the leader of Indian revolution and CPI (Maoist) Politburo member!
and 48-hour ‘Bharat Bandh’ on December 4-5!!
by Saroj Giri
Kishanji is not just a fighter against oppression, a brave and courageous soul. He presided over something unique in the history of resistance movement in the country – and maybe he was not even so aware of it. Several forms of resistance seem to have come together in his leadership – synchronizing armed fighting power of the people with open rallies, processions and demonstrations. If one is really serious about democratic mass upsurges then one cannot wish away ‘strategy’, the ‘use of force’ or ‘armed resistance’; that the life-veins of mass struggle extend into the zone of armed resistance – these otherwise old Leninist lessons were restated, reasserted, renewed afresh in the life and activity of Kishanji.
It is in this sense that Kishanji in a way rehabilitated the status of both mass movements and ‘military strategy’ within the left. The left today is prone to reject anything to do with discipline and military as just some kind of right-wing, fascist obsession. Philosopher Slavoj Zizek points out that, against the ruling ideology of hedonistic permissivity, the left should “(re)appropriate discipline and the spirit of sacrifice: there is nothing inherently ‘Fascist’ about these values” (http://www.lacan.com/zizhollywood.htm). Kishanji’s contribution stands out here –raising great fear and alarm among the ruling classes who hunted him down.
This is a crucial contribution at a time when the left is suffering from ‘loss of strategy’, when mass demonstrations at Tahrir Square or the Occupy Wall Street seem to hit a dead-end, simply tiring itself out, or unable to withstand state repression. Some might say that the militant mass demonstrations in Jangalmahal ended with the Maoists ‘taking over’ in June 2009. Instead this ‘taking over’ was nothing but the much needed backbone of the mass movement, able to now express itself as an organised force with a strategy.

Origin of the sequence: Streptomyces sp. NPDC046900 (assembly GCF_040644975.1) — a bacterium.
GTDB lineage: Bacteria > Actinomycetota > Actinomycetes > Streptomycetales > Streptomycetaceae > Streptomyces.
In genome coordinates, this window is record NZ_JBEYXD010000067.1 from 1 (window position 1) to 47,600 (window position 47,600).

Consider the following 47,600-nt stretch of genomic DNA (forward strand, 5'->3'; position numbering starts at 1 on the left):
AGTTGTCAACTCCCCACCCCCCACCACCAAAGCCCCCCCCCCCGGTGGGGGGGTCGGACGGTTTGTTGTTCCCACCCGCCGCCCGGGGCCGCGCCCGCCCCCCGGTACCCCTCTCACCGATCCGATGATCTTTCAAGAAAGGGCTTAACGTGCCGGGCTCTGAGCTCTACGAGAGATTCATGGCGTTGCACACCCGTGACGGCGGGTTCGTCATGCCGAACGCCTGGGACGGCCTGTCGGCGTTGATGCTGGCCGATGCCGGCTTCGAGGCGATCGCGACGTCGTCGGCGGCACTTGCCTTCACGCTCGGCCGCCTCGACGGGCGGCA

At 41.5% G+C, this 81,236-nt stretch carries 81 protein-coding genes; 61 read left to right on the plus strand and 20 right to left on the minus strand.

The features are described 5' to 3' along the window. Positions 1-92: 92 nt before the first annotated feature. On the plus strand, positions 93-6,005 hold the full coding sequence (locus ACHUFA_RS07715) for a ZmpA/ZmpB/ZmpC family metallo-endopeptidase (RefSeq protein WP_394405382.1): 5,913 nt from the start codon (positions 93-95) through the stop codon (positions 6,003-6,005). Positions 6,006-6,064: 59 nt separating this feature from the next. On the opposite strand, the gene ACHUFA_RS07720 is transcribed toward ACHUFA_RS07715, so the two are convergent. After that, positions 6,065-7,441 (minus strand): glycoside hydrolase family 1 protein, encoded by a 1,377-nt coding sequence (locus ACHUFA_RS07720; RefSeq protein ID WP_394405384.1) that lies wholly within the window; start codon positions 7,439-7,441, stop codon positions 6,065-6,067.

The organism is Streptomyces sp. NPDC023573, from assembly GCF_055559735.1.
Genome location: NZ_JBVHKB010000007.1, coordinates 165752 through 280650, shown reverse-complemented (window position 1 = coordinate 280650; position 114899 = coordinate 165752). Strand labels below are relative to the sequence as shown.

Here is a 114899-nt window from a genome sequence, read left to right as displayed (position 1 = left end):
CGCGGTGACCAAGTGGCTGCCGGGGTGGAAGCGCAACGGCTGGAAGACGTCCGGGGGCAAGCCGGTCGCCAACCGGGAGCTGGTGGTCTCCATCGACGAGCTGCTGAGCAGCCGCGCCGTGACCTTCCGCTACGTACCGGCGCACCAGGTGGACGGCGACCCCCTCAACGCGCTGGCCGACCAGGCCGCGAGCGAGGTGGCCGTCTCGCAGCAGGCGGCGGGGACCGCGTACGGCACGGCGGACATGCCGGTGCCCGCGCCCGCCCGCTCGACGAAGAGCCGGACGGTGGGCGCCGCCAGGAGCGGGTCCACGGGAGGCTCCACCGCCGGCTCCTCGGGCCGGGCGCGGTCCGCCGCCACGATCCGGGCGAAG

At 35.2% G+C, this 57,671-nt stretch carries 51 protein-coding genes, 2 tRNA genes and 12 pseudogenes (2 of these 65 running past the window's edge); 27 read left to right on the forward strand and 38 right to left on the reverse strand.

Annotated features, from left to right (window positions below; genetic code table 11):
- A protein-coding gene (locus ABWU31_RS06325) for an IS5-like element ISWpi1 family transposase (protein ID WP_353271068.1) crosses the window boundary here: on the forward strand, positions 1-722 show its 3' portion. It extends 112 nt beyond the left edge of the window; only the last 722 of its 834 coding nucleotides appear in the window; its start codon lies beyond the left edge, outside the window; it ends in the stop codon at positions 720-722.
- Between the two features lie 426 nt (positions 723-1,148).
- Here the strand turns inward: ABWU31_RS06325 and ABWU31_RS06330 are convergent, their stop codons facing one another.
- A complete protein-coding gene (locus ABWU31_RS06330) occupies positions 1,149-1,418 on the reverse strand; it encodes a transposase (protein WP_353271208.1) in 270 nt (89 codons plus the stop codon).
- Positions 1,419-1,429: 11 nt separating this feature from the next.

This is the first step towards seeking clarity about the class struggle, defining what Marx in the Communist Manifesto calls a ‘line of the march’ for the movement as a whole – apart from being able to withstand the armed might of the state. Not that the Maoists have gained major success here but they have got some of the basics right. The usual story of mass activities and rallies frittering away after the initial upsurge did not therefore repeat itself here. The mass movement continues in many new forms. In fact, a new mass women’s formation, the Nari Izzat Bachao Committee has come up even as big rallies like the August 2010 mass rally attended by Mamata and Swami Agnivesh continue – unless banned or ‘denied permission’ by the government.
Such is Kishenji’s contribution, with something original – not just some bland ‘sacrifice’ or ‘martyrdom’ which Maoists themselves so often glorify. Maoists must guard themselves from this entrenched habit of not seeing anything specific or original about its leaders and painting them all in this barren seriality of ‘yet another martyr who heroically sacrificed his life for the revolution’. Otherwise the movement will be going round in circles, will stagnate in spite of the dynamism of its concrete practice.
Perhaps we can here identify something like a ‘Jangalmahal model or path’ of the Maoist movement, which can be compared to say the ‘Chattisgarh model or path’. There are many problems with talking in terms of ‘models’. And yet the specificities of the movement in particular areas must also be grasped so that we do not club all experiences and forms as one and the same. Otherwise, we are not learning anything new, not synthesizing, not learning from practice but endlessly repeating a set formula. Kishanji stands out in this respect. We do not know whether he also made conscious formulations about the specificity of the movement in Jangalmahal model (like a Hunan report?) but his concrete practice brilliantly shines forth.
Just in the month of September, Varavara Rao, myself and comrades from Kolkata had made a ‘fact-finding’ (for want of a better term) trip to Jangalmahal. We could not meet Kishanji but witnessed the atrocities committed by security forces and the private armies (bhairav bahini). I talked to a very young adivasi comrade, deep inside a village off Jhargram town: a member of the armed squad. I asked him if he had met Kishanji. He said yes. Then he said, that he cannot follow all that Kishanji says in meetings. Then I asked him if he heard of Marxism from Kishanji (I was curious). ‘Yes Kishanji talks about Marxism, but I find it very difficult to follow’. Then I ask him what has he understood of Marxism, what is it? I think he felt cornered but after some reflection came with a reply: it is something very good but some people have spoiled and distorted it. ‘We guerillas are fighting such people’.